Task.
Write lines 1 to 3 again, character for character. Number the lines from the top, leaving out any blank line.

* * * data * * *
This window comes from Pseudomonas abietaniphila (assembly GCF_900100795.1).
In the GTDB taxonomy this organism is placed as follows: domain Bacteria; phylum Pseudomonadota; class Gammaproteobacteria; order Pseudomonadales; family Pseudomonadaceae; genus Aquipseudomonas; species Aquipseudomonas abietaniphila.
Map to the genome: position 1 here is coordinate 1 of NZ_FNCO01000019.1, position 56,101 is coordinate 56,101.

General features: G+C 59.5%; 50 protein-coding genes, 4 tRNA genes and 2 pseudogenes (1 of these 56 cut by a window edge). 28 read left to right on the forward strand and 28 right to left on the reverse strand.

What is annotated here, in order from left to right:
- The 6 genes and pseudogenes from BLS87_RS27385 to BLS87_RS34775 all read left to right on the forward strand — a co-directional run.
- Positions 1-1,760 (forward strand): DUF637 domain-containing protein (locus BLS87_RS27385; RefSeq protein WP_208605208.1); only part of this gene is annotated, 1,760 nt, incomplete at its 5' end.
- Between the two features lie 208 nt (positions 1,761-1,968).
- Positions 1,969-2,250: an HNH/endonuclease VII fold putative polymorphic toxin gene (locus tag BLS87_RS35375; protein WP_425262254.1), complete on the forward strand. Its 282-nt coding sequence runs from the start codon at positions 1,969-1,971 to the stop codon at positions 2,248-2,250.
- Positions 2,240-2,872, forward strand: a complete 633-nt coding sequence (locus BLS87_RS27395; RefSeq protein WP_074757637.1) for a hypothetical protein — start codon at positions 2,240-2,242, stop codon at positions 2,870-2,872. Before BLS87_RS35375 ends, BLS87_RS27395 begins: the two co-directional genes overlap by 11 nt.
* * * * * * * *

This window comes from Pseudomonas abietaniphila (assembly GCF_900100795.1).
In the GTDB taxonomy this organism is placed as follows: domain Bacteria; phylum Pseudomonadota; class Gammaproteobacteria; order Pseudomonadales; family Pseudomonadaceae; genus Aquipseudomonas; species Aquipseudomonas abietaniphila.
Map to the genome: position 1 here is coordinate 1 of NZ_FNCO01000019.1, position 56,101 is coordinate 56,101.